Despite the lousy weather this past weekend, I decided to make the best of it and hit a few places with fall migration starting so went to Bolton Flats on Saturday morning to see what I could find. I'd have to drive my car through the puddle at the entrance and that alone would remind me of how much I missed this place. I have quite a few places I love to bird at, but this may be my number one because of the bird diversity as well as the memories like my first Forbush Field Trip, walking through deep, murky swamp water in hip waders with Alan who's just as crazy as I am and of course the shore birds, who can forget them.
Anyhow, I'd get out of the car and it wouldn't take me long to find my FOY Swamp Sparrow. There would be quite a few of them and not much else as I was soon to find out.
2. They can be feisty and fun to watch as they chased after each other in some form of territorial dispute.
3. They pish easily
4. And finally, a personal observation about me and that is I'd never noticed this about the Swamp Sparrow before and it kind of bothered me. While driving home I'd think about it some and realize a lot of the chasing I've done in the past had given me the mind set that once I've seen the bird and checked it off the list, my work was done and now time for the next species. While it was and still is a lot of fun, it hasn't helped me much in my birding because not only are field marks and song important skills for a birder, but behavioral knowledge is key too.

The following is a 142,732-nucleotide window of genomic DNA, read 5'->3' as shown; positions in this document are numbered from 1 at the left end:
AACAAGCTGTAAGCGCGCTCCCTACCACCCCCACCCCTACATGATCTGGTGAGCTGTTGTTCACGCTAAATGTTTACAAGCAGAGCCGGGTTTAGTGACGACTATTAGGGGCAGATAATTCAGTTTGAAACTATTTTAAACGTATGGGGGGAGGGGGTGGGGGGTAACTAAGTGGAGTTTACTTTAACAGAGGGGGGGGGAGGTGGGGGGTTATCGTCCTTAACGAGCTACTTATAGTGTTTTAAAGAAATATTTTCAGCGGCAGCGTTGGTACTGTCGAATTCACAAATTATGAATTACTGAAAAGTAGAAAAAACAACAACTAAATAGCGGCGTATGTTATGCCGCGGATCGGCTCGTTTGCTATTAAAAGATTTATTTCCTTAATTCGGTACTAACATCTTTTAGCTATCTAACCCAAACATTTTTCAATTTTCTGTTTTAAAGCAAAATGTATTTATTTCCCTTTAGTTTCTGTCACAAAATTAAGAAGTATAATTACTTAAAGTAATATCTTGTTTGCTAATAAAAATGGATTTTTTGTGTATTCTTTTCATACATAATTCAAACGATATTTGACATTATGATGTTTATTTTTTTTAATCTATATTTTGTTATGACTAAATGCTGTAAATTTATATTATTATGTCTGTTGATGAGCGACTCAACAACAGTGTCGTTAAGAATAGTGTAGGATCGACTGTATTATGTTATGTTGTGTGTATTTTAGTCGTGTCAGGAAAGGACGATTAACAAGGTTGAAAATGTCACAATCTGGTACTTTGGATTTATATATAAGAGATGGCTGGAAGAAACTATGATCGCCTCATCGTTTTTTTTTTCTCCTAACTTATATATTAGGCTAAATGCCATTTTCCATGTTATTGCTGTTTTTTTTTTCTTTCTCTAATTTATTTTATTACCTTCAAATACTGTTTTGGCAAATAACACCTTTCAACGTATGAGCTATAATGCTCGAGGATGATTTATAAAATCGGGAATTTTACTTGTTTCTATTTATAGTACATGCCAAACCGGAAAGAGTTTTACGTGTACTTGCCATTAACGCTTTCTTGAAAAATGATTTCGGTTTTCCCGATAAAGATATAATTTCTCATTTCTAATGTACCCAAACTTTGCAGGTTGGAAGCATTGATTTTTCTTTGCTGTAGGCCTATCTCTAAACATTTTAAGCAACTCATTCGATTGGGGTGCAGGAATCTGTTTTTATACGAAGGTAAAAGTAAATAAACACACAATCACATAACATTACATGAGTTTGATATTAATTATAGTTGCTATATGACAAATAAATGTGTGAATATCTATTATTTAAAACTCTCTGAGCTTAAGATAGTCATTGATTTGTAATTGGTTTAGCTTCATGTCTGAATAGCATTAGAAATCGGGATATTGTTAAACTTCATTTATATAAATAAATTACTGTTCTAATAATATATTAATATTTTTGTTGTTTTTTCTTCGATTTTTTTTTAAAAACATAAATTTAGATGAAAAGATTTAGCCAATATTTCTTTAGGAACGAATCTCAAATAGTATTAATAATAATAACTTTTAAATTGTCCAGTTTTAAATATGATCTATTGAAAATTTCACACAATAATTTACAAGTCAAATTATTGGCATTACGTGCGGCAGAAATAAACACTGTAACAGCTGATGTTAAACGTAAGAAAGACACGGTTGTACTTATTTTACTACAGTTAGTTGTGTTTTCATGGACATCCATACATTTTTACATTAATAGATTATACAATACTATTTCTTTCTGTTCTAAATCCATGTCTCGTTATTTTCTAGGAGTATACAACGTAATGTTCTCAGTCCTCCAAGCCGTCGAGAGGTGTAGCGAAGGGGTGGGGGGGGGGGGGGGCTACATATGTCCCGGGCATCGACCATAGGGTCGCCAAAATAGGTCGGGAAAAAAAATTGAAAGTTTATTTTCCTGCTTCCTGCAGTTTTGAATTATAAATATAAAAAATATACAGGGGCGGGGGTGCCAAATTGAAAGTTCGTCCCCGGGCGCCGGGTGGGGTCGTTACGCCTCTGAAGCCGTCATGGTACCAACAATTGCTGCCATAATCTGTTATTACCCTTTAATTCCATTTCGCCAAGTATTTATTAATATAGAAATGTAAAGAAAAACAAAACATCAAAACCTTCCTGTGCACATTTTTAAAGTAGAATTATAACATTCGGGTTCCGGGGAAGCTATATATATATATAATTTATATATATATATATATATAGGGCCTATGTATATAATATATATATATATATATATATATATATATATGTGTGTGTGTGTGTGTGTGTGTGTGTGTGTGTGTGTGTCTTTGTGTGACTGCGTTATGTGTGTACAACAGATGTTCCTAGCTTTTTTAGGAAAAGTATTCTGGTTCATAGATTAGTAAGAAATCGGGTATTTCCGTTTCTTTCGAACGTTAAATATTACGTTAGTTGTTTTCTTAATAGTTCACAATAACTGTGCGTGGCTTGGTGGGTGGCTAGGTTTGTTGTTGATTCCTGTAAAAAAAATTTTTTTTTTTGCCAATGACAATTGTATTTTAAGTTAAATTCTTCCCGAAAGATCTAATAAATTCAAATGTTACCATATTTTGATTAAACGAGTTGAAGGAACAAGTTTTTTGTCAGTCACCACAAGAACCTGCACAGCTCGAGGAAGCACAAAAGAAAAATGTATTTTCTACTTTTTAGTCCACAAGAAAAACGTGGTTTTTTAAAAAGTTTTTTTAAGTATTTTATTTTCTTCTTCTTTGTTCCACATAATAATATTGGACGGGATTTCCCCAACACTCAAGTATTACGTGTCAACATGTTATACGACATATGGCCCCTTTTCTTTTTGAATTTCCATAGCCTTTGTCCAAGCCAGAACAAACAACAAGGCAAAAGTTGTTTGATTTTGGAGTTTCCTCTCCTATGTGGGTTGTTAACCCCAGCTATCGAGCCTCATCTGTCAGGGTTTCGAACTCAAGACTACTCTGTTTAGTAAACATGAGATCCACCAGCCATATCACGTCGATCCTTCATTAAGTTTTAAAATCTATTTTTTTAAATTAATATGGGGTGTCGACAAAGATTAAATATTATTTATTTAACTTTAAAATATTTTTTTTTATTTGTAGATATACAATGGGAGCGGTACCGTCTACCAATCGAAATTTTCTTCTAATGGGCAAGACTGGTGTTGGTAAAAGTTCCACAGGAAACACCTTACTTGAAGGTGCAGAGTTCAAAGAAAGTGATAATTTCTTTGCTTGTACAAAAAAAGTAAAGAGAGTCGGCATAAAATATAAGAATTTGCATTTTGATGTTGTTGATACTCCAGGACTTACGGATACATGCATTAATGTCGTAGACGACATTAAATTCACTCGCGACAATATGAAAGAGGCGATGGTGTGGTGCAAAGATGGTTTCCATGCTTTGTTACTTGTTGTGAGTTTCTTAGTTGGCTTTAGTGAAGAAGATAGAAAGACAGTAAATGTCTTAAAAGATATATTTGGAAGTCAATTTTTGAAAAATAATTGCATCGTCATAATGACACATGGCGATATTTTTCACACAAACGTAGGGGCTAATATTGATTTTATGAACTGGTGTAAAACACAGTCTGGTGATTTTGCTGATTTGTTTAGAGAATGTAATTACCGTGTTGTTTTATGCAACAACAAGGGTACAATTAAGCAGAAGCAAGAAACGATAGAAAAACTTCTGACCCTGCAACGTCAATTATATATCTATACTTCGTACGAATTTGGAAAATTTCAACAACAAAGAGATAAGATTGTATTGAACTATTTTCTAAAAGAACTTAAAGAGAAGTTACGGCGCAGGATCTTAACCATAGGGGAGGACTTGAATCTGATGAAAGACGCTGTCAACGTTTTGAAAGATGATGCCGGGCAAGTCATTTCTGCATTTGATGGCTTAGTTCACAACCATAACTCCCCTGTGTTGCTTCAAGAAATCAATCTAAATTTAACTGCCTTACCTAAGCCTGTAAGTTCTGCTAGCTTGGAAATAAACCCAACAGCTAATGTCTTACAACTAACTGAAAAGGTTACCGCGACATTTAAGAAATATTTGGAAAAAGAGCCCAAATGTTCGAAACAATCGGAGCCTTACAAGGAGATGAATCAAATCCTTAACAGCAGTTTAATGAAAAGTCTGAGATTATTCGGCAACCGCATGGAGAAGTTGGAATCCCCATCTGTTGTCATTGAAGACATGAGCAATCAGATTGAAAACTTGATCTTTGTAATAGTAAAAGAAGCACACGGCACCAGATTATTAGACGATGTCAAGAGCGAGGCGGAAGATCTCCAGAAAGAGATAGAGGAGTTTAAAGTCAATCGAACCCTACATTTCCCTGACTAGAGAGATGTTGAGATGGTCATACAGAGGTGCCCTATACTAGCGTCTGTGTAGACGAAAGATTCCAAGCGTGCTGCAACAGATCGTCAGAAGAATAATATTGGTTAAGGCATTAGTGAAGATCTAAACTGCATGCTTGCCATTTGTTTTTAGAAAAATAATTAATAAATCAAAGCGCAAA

When I got home, I went to my Peter Dunne's Field Guide Companion and there it would be on page 618.
"A busy, active sparrow. Not shy, but likes to stay where it's thick and likes to stay near the ground"
Well I guess I was right in my initial assumptions!
I'd spend about 45 minutes in the rain following the various flocks of sparrows in hopes for a Lincoln's but now matter how hard I tried, I couldn't make any of them into one. It did give me the opportunity to really study the other birds though and never realized just how varied Song Sparrows can look in terms of color. I did manage to flush a good amount of sparrows who were feeding on the ground where they proceeded to land on some brush nearby and could confirm, the Swamp, Song and White throats and would get my bins on one with a really nice white crown, but be gone too quickly for me to determine whether or not it was a White-crowned or White-throated, especially with the foggy conditions so I'm assuming it was just a good looking white throat mixed in with the others.